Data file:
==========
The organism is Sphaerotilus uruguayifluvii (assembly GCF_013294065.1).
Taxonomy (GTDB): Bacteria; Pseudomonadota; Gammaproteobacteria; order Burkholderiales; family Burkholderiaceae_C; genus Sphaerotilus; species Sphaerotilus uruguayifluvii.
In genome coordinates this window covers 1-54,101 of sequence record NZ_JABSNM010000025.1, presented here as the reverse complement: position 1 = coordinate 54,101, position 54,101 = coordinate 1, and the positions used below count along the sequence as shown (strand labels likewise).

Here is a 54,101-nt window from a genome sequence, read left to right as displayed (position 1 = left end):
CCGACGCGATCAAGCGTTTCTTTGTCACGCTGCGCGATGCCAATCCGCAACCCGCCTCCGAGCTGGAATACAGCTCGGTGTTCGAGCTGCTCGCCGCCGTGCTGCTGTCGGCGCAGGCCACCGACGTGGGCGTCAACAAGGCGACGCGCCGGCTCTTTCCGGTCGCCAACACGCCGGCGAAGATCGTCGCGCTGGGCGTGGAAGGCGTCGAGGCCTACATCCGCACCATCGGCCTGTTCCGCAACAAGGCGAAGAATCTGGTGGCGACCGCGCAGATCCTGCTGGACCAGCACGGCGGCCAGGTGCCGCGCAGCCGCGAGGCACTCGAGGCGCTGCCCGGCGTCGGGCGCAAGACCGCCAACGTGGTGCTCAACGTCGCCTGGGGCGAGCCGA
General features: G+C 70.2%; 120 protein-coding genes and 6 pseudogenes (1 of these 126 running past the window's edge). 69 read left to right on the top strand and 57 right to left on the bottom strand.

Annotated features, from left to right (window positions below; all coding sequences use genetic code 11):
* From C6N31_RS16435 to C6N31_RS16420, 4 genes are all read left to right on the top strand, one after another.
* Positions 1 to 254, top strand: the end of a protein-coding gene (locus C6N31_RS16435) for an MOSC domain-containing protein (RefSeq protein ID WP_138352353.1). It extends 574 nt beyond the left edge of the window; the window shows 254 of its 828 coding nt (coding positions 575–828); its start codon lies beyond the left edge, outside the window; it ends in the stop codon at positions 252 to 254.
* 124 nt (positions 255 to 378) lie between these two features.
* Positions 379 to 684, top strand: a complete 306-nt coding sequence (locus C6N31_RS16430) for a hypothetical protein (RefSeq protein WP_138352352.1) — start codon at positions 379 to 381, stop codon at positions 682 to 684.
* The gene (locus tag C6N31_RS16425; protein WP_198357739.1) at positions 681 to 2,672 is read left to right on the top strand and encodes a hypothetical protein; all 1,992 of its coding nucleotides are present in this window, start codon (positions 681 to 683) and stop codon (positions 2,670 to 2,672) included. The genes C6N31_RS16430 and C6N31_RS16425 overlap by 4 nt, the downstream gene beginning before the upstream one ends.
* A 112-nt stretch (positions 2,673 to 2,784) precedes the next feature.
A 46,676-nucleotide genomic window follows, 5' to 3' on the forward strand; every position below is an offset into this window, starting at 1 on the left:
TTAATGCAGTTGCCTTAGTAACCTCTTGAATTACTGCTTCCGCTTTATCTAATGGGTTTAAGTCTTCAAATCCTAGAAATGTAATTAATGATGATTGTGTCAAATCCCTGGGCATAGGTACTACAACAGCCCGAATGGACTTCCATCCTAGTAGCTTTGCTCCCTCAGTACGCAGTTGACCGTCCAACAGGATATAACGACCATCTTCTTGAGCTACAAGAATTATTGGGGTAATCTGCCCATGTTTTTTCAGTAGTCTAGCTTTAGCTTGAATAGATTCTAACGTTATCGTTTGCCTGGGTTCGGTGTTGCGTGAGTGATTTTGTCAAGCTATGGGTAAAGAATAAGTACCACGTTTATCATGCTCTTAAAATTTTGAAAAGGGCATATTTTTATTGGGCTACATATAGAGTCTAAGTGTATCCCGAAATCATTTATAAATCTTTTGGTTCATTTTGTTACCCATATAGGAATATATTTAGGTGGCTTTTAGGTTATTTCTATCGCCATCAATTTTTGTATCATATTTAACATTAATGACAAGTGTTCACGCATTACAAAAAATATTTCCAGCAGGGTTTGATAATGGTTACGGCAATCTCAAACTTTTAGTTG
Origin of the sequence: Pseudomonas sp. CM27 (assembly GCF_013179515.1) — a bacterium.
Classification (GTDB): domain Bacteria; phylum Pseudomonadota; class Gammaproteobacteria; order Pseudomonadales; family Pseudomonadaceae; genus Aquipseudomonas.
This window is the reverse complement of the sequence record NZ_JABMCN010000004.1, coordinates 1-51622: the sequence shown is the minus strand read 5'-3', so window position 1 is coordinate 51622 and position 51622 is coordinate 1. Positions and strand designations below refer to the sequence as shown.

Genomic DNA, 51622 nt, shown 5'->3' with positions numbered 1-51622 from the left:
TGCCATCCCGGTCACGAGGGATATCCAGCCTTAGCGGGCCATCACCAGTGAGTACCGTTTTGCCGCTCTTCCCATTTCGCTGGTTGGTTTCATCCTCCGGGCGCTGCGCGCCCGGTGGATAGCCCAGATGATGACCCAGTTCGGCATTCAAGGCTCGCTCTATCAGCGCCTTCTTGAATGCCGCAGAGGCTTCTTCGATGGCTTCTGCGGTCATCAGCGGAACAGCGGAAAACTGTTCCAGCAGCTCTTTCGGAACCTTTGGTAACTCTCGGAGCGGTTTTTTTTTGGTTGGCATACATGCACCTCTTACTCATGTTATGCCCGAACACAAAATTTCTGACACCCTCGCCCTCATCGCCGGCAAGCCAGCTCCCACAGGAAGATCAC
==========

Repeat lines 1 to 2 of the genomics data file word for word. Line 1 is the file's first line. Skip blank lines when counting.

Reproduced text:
The organism is Sphaerotilus uruguayifluvii (assembly GCF_013294065.1).
Taxonomy (GTDB): Bacteria; Pseudomonadota; Gammaproteobacteria; order Burkholderiales; family Burkholderiaceae_C; genus Sphaerotilus; species Sphaerotilus uruguayifluvii.